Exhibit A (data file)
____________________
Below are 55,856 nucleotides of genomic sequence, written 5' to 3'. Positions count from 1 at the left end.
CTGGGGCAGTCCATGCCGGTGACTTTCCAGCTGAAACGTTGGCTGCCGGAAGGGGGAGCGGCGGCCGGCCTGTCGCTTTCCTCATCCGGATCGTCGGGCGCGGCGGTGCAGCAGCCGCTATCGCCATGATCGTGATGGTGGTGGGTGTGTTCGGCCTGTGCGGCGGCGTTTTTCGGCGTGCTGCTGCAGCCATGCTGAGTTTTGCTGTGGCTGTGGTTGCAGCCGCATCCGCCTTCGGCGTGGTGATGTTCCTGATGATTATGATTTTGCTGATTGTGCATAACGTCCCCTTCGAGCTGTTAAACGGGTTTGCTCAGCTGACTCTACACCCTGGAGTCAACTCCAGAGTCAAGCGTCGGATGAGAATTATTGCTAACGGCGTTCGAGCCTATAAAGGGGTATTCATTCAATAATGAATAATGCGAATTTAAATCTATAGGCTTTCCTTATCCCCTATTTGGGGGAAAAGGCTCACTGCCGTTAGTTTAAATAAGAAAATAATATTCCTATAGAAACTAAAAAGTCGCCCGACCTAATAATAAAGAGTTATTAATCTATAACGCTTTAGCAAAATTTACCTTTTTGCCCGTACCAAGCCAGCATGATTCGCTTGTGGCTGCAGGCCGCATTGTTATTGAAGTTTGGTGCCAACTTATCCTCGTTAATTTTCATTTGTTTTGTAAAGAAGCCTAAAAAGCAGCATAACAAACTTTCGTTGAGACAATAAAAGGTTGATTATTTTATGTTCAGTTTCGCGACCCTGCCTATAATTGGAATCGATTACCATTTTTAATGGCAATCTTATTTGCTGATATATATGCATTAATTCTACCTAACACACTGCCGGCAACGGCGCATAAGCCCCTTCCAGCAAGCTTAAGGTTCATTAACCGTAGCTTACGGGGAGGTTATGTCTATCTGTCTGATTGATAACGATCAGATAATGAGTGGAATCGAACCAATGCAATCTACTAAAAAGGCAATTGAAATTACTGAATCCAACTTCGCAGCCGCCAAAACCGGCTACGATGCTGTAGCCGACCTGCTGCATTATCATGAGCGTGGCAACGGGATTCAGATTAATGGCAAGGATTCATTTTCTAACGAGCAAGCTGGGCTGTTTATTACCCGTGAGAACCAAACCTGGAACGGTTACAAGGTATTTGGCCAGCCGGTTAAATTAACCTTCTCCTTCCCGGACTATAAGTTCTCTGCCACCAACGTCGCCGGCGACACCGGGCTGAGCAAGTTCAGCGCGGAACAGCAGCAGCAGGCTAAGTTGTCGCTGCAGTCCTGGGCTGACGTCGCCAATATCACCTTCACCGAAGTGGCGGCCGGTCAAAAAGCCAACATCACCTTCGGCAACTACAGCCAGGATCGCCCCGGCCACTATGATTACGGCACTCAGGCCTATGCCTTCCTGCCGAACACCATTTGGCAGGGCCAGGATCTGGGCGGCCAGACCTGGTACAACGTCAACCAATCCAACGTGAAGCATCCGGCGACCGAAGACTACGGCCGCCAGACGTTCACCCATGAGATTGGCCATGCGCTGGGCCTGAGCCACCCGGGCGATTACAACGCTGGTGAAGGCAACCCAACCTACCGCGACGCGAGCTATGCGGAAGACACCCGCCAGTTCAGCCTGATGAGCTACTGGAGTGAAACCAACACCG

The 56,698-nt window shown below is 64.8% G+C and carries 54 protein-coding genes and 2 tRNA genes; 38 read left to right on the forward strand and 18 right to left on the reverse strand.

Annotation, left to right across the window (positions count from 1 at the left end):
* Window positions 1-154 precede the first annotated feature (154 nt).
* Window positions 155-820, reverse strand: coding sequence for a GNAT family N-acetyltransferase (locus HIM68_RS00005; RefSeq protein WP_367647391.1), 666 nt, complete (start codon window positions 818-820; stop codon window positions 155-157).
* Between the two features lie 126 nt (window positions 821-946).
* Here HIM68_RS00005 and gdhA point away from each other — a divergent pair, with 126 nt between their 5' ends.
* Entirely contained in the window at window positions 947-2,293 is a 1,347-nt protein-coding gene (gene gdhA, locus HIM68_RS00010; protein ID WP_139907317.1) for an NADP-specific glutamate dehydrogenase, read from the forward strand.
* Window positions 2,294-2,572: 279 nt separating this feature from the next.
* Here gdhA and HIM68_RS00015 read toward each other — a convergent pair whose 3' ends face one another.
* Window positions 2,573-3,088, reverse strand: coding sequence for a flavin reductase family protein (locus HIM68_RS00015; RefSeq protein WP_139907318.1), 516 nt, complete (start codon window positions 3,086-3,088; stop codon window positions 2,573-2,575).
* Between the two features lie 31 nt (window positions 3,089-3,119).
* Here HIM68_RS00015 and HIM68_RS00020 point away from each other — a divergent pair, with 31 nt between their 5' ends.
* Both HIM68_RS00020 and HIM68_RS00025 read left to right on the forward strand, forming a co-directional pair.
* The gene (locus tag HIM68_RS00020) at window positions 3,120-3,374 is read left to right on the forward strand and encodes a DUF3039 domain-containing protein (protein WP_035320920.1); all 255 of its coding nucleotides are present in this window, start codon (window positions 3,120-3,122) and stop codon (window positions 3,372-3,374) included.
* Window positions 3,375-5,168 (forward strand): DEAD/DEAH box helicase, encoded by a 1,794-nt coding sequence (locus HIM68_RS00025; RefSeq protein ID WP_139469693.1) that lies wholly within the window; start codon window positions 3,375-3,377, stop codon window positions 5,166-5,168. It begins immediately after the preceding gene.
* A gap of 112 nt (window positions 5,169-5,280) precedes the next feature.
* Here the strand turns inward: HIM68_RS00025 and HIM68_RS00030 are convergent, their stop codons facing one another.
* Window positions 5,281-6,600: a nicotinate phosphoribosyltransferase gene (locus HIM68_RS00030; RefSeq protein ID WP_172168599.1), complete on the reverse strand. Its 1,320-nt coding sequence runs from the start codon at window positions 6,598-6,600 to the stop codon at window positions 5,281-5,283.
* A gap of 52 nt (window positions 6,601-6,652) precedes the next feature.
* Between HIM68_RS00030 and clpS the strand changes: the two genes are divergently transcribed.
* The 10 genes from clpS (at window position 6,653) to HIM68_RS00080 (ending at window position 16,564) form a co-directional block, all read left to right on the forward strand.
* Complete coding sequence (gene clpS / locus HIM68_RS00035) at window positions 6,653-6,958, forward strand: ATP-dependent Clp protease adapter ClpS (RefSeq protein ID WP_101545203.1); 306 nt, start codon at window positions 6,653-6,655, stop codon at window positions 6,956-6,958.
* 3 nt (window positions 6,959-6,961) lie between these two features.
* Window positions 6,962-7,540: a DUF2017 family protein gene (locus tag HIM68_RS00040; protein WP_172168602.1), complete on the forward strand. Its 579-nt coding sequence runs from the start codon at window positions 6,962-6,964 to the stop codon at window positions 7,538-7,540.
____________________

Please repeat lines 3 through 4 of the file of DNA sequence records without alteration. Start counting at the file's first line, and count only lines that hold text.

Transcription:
The 56,698-nt window shown below is 64.8% G+C and carries 54 protein-coding genes and 2 tRNA genes; 38 read left to right on the forward strand and 18 right to left on the reverse strand.

Annotation, left to right across the window (positions count from 1 at the left end):